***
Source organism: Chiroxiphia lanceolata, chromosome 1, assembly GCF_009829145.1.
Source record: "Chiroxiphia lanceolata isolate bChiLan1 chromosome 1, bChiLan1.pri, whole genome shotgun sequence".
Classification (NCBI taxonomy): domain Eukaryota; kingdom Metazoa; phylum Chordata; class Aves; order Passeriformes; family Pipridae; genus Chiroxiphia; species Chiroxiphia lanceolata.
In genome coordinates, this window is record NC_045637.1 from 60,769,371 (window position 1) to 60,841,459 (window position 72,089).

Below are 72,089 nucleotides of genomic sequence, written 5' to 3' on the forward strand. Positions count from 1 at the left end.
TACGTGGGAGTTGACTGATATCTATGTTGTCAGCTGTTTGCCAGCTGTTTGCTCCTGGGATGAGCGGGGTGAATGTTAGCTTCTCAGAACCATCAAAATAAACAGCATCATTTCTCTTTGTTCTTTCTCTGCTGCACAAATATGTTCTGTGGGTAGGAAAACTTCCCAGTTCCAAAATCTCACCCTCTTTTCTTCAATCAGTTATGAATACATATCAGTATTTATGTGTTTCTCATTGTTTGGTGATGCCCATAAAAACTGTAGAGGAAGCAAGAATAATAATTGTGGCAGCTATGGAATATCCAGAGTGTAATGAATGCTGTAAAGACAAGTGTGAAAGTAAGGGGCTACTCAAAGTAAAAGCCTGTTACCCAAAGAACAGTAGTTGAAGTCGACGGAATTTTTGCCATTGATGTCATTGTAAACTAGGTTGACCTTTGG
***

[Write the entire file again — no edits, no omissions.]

Source organism: Chiroxiphia lanceolata, chromosome 1, assembly GCF_009829145.1.
Source record: "Chiroxiphia lanceolata isolate bChiLan1 chromosome 1, bChiLan1.pri, whole genome shotgun sequence".
Classification (NCBI taxonomy): domain Eukaryota; kingdom Metazoa; phylum Chordata; class Aves; order Passeriformes; family Pipridae; genus Chiroxiphia; species Chiroxiphia lanceolata.
In genome coordinates, this window is record NC_045637.1 from 60,769,371 (window position 1) to 60,841,459 (window position 72,089).

Below are 72,089 nucleotides of genomic sequence, written 5' to 3' on the forward strand. Positions count from 1 at the left end.
TACGTGGGAGTTGACTGATATCTATGTTGTCAGCTGTTTGCCAGCTGTTTGCTCCTGGGATGAGCGGGGTGAATGTTAGCTTCTCAGAACCATCAAAATAAACAGCATCATTTCTCTTTGTTCTTTCTCTGCTGCACAAATATGTTCTGTGGGTAGGAAAACTTCCCAGTTCCAAAATCTCACCCTCTTTTCTTCAATCAGTTATGAATACATATCAGTATTTATGTGTTTCTCATTGTTTGGTGATGCCCATAAAAACTGTAGAGGAAGCAAGAATAATAATTGTGGCAGCTATGGAATATCCAGAGTGTAATGAATGCTGTAAAGACAAGTGTGAAAGTAAGGGGCTACTCAAAGTAAAAGCCTGTTACCCAAAGAACAGTAGTTGAAGTCGACGGAATTTTTGCCATTGATGTCATTGTAAACTAGGTTGACCTTTGG